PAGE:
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Tuberculosis Transmission in a Renal Dialysis Center --- Nevada, 2003
Among persons with chronic renal failure, infection with Mycobacterium tuberculosis is more likely to progress to tuberculosis (TB) (1,2). Chronic renal failure is an immunocompromising condition associated with cutaneous anergy, which can result in a false-negative tuberculin skin test (TST) result (3--5). In 2003, a health-care worker (HCW) (i.e., a hemodialysis technician) in an outpatient renal dialysis center in Nevada became ill with pulmonary TB, exposing more than 400 patients and other employees. The HCW had a previous positive TST result but never received treatment for TB infection. This report summarizes the results of a contact investigation, which suggested that the HCW had transmitted M. tuberculosis to 29 patients and 13 employees. The findings underscore the need for TB screening and treatment of TB infection for all HCWs and patients at high risk.
Before diagnosis in August 2003, the HCW had experienced 6 weeks of cough, fatigue, and a 14-pound weight loss. Microscopic examination of sputum was 4+ positive for acid-fast bacilli (AFB), indicating infectiousness, and sputum culture yielded M. tuberculosis susceptible to all first-line anti-TB medications. The HCW was considered infectious for 3 months before TB diagnosis. During the 3-month period, employees and patients in the dialysis center were considered contacts and evaluated. Employee work schedules and patient dialysis schedules were reviewed to quantify the cumulative hours each person had been exposed to the HCW. In September 2003, initial screening of exposed persons included review of medical history, TB symptoms, and previous TST results. Persons without a previous positive TST result received a TST. All dialysis patients were referred for chest radiographs. Persons with TB symptoms or an abnormal chest radiograph submitted sputum for AFB testing and culture. Persons with a negative TST result (<5 mm induration) during initial testing were retested 12 weeks later. TB disease was defined as clinical signs or symptoms of TB with bacteriologic or radiographic confirmation. Latent TB infection (LTBI) was defined as a positive TST result (>5 mm induration) and exclusion of TB disease by chest radiograph and sputum culture. Patients with a positive TST result who either had a previously documented negative TST result within the preceding 12 months or reported not having a previous positive TST were assumed to be recently infected by the HCW.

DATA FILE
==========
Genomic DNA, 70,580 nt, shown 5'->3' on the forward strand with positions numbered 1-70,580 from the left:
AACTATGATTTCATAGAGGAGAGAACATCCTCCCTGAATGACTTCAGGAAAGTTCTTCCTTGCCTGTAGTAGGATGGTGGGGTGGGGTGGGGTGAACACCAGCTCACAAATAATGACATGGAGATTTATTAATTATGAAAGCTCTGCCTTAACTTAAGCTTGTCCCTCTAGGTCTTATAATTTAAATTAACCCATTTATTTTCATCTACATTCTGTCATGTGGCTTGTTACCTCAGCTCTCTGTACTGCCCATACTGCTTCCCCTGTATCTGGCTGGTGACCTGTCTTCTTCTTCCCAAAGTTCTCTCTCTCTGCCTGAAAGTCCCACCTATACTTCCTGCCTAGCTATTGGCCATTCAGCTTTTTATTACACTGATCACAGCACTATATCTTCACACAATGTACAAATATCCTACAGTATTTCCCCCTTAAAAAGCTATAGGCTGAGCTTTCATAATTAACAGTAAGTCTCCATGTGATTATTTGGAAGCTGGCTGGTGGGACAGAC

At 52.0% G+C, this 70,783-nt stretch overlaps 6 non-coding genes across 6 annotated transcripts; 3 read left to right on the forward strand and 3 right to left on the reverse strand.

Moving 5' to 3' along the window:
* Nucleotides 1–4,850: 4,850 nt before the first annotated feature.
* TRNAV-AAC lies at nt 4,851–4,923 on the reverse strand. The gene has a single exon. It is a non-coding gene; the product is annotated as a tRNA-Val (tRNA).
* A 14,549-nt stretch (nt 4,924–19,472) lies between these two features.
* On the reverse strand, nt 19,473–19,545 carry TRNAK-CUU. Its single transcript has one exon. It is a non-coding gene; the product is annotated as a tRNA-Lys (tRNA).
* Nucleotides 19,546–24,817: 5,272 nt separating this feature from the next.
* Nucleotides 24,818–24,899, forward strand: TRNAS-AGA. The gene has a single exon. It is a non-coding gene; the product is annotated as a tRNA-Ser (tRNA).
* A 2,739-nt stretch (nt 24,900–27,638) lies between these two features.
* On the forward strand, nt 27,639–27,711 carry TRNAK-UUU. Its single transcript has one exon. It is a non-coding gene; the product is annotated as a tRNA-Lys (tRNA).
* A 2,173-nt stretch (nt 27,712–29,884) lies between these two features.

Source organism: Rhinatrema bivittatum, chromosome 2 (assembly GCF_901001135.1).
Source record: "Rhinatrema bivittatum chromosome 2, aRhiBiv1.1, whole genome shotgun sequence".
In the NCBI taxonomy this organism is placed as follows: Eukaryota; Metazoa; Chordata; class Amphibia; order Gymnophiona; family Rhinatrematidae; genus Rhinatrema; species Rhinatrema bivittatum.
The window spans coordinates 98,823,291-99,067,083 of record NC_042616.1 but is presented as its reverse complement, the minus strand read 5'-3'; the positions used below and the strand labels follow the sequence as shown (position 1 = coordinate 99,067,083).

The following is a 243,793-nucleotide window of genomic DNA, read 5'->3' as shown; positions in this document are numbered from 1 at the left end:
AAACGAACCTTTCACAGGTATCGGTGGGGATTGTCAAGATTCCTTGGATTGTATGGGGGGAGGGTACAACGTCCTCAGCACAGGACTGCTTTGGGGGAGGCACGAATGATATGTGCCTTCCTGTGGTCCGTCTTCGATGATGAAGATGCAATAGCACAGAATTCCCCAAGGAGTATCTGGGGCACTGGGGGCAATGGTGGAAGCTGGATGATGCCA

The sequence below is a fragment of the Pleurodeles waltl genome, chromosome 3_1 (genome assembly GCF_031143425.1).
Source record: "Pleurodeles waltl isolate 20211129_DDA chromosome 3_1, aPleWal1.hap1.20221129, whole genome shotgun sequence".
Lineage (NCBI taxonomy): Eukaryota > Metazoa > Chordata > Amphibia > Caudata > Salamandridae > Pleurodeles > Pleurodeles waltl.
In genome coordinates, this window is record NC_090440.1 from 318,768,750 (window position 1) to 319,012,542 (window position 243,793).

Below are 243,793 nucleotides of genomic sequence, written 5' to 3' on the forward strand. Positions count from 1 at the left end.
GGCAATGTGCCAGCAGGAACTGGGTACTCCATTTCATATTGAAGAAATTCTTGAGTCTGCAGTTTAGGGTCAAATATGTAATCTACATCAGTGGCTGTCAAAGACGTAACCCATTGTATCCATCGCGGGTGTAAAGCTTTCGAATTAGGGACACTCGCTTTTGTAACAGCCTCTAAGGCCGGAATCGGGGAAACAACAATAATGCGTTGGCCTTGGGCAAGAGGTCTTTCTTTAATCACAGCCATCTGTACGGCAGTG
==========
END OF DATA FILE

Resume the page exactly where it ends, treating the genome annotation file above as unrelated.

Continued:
As of August 2004, a total of 481 contacts had been identified; 48 (10%) were patients from other jurisdictions who had been referred for evaluation by TB-control programs in their jurisdictions. Of the remaining 433 contacts, 95 (22%) were employees, and 291 (67%) were patients of the dialysis center; an additional 47 (11%) were other contacts*. Of the 433 contacts, 333 (77%) were evaluated (Table); 36 (11%) had a previous positive TST result. The remaining 297 contacts received a TST; 48 (16%) had a positive TST result. A total of 41 (12%) of the 333 evaluated contacts reported TB symptoms, but TB disease was excluded by chest radiograph and sputum culture.
The dialysis center employees were assumed to be immunocompetent and used as a surrogate group of contacts to evaluate for evidence of TB transmission. Of the 95 employees identified as contacts, 80 (84%) were evaluated; of these, 12 (15%) had a previously documented positive TST result. The remaining 68 employees received a TST; 13 (19%) had a positive TST result. Employees with positive TST results had chest radiographs that were normal. The 13 employees with a positive TST result were similar to the 55 employees with a negative TST result (i.e., by hours of exposure to the HCW, national origin, race/ethnicity, and age). Six (46%) of the 13 employees with a positive TST result had documented TST conversion (i.e., induration increase of >10 mm compared with a routine TST obtained during the 2-year period before exposure); four worked on the same shift as the HCW.